YAY! I succeeded! I completed this. It was my Moby Dick (that is, until I commit to attempt to read Moby Dick… )
My readers are most bored with my story of how many times I have tried to read this. This was my fourth attempt and I owe success to the audiobook. Rather than a review, I will just ramble some random thoughts. Also, do note, I am joining in on the Anna Karenina Readalong CONCLUDING TODAY hosted by Arti at Ripple Effects so do click here to go there and read other’s thoughts on this classic.
I was amazed how relevant most of Tolstoy’s thoughts and reactions to everyday stuff and how easily he wove these into the story as thoughts and asides of the characters.
About 80% of the way in, I wish I had made tally of how many times the word HAPPY and UNHAPPY were used. We could say this book is one big idea on ways to be happy or how to ruin said ‘happy’.
It’s a long book. But I was so grateful that Mr. Tolstoy used a short chapter structure. This made it very easy for me to track the listening to the reading and know where I was in the story, to find my place in the print.
I do know that I missed a few things. Like how exactly were Vronsky and Anna able to afford their travels? We had one chapter exclusively on where Vronsky’s money came from and how he really didn’t have any and then, I don’t recall another word about it. Yet, they were able to afford a nanny for the daughter who really got the short shift on everything, poor thing.
Now THERE is a book. Somebody should write about her. Where did she end up? Who raised her? What did she think of her life? Was she pissed off? Was she reincarnated as Esther in Bleak House?
All these crazy thousands of Jane Austen spin offs… Where are the Tolstoy spin offs? Just wonderin’.
I’m super dooper excited to see the film which looks LUSCIOUS & SUMPTUOUS; a delight to the senses. It’s DRAMA, people! I think it will be great and don’t think I will be disappointed in the least.
Levin drove me batty at times. He should have just clobbered Kitty over the head and drug her off to the farm and this would have cut the book by 2/3 at least. And then just be HAPPY and stop over thinking everything! He is the balance to Anna as he is the one to figure it all out in the end.
My absolute favoritest scenes were when we got inside the head of Levin’s hunting dog. She was brilliant. Dogs are cool.
Dolly’s husband didn’t deserve her. He had some of the best lines, though.
“There it is, my friend. It has to be one of the other: either admit that the present social arrangement is just and then defend your own rights, or admit that you enjoy certain unjust advantages, as I do, and enjoy them with pleasure.”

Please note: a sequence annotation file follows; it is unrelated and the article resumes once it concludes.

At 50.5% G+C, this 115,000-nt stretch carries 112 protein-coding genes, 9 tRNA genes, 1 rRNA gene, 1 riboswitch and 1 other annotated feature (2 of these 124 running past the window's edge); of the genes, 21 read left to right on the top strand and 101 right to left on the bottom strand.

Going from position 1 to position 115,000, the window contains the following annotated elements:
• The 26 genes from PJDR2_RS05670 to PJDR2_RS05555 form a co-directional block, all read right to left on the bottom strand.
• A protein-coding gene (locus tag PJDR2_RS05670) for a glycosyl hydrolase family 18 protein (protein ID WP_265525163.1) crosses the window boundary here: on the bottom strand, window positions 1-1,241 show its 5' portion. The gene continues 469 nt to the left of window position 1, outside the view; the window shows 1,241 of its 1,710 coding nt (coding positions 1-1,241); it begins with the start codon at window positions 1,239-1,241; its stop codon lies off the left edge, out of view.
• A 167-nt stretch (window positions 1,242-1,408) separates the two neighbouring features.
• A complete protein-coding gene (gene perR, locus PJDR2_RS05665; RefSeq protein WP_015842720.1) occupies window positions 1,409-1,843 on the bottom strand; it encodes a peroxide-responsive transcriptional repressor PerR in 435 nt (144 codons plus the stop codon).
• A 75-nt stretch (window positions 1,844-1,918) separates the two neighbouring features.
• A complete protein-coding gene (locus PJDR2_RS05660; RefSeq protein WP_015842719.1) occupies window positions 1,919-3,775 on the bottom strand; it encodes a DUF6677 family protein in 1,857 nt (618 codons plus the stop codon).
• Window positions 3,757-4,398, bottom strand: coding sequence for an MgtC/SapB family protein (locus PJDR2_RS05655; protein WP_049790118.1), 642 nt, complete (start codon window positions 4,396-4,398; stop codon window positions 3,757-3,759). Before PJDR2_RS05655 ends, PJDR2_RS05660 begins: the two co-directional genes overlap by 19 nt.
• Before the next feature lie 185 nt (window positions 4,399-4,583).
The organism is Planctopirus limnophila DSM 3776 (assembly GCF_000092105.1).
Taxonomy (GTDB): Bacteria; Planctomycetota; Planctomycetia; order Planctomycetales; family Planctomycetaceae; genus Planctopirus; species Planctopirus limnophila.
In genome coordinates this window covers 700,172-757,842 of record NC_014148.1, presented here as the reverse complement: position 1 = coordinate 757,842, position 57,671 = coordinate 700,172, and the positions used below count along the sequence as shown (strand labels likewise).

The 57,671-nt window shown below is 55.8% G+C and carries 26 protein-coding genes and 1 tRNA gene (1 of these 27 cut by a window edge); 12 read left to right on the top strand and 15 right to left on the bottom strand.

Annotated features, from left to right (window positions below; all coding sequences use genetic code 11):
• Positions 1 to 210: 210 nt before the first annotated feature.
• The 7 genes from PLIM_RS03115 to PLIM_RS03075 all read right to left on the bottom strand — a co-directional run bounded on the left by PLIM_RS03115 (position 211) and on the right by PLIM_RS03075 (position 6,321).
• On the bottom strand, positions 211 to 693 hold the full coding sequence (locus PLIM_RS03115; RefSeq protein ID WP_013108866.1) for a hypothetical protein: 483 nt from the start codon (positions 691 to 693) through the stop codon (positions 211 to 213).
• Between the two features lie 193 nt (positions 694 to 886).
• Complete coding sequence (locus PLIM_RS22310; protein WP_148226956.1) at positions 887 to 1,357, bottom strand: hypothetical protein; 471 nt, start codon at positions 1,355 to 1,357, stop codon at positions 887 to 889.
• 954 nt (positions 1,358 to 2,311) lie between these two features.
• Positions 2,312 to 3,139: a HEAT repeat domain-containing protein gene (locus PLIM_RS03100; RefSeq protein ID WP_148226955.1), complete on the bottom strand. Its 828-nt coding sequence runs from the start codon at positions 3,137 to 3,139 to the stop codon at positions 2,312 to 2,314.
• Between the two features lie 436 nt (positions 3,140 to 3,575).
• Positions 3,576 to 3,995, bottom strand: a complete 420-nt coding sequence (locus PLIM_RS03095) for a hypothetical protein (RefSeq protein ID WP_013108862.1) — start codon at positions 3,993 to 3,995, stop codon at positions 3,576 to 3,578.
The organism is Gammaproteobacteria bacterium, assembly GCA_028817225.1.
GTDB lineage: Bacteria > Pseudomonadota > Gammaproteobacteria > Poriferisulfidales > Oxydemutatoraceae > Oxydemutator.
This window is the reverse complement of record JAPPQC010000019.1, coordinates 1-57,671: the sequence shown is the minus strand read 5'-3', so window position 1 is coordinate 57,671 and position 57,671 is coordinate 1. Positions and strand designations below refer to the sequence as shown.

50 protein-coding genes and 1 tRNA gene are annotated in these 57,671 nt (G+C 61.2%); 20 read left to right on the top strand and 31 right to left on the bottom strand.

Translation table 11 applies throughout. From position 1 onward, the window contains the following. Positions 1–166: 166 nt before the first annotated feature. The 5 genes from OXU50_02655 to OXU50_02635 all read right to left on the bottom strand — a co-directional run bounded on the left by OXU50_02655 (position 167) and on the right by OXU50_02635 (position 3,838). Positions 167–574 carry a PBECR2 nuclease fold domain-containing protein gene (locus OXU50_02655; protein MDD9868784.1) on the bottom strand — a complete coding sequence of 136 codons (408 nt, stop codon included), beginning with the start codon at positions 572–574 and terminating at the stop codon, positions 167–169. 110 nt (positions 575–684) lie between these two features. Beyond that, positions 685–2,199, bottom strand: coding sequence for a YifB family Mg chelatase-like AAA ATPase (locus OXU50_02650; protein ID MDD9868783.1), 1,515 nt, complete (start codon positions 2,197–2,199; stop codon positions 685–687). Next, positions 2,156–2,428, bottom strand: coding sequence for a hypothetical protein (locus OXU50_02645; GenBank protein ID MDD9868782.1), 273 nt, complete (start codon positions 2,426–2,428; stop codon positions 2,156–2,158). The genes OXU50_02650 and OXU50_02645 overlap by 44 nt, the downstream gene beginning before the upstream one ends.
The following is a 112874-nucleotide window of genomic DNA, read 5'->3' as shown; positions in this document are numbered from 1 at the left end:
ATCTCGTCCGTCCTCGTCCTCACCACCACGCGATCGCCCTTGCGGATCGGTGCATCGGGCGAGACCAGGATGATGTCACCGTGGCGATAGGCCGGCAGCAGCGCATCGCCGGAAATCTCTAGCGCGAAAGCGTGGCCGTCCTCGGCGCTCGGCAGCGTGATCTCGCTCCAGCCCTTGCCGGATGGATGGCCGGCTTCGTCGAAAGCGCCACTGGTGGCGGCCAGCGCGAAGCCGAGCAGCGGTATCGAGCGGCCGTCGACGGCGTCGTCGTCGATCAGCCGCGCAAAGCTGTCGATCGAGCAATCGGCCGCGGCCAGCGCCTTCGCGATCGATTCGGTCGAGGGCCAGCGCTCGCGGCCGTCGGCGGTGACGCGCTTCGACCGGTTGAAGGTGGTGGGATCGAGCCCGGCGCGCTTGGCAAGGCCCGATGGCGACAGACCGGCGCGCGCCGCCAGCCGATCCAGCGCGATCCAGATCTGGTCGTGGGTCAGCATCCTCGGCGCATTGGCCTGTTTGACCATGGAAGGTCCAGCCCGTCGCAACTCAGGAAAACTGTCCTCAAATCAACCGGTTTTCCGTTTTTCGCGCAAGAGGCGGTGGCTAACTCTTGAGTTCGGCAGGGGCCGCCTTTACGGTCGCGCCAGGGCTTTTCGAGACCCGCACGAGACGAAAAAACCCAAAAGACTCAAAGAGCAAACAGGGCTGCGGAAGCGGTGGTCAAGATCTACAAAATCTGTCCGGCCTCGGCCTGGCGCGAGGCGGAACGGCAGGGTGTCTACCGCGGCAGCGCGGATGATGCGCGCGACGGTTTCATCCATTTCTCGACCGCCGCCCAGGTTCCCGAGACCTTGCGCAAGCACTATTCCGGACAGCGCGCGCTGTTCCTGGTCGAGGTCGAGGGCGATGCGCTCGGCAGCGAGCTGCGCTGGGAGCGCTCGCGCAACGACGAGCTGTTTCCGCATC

I had grand ideas to contrast the translations from the audio to the print but I am having a hard time retrieving the notes in my Audible.com app and then matching to the text. It was easy to match while reading but to check back now seems frustrating and elusive. I should have taken better notes.
I had little sympathy for Anna and cared little for Vronsky. I liked Kitty and her sister.
I will be loaning my print copy to my friend Holly. We were able to get together last Saturday for coffee and book chatter and she expressed interest AND hesitation. She timidly asked me what it was about and I admit that I foolishly started babbling as if it was a soap opera. I don’t think I spoiled it – can you really spoil this one? Anyway, she said, “Yes, please, I will accept if you have a copy.” YIPPEE!
This is what I babbled, sort of, I think:
“Well, Anna is married to an old guy who is pretty high up and respected in the government and she goes to visit her brother to help him patch things up with his wife cuz he’s an ass and then gets invited to a dance where Dolly’s little sister is in love with this dude Vronsky and thinks he is going to ask her to marry him but he has no idea or intention to do that and in the mean time there is this guy Levin, who happens to be Anna’s brother’s best friend even though they are not alike AT ALL, who would rather be at his farm but he’s in love with Kitty, that’s Dolly’s little sister and — wait, I told you Dolly is Anna’s sister-in-law, married to Anna’s brother who has so many names it’s ridiculous. Well at this dance, see? Anna falls head over heels in lust with Vronsky and so Kitty is upset because she had turned down Levin who had just minutes before had asked her to marry him which causes him to run away back to his farm where he is terribly lonely and by god, there is no way he could consider marrying a peasant girl, WHAT? Why that would be WRONG!! and so let’s get back to Anna; she has this affair with Vronsky, gets pregnant and no one really has that much to say on that really, just that – wow she is sleeping around behind her husband’s back and in front of him, too and yet Karenin won’t divorce her. Cuz he’s found religion.”
Which I suppose is what happens but NOT what the book is really ABOUT, right? Perhaps I should have talked about grand sweeping themes?
Thank you audiobooks! I don’t think I would have made it through this one without you.
I hear the Davinia Porter narration is excellent, too.
Have you ever enthusiastically blabbed a ridiculous summary of a book?
[UPDATED 3/13/13 with post of my MOVIE review –> here <–.]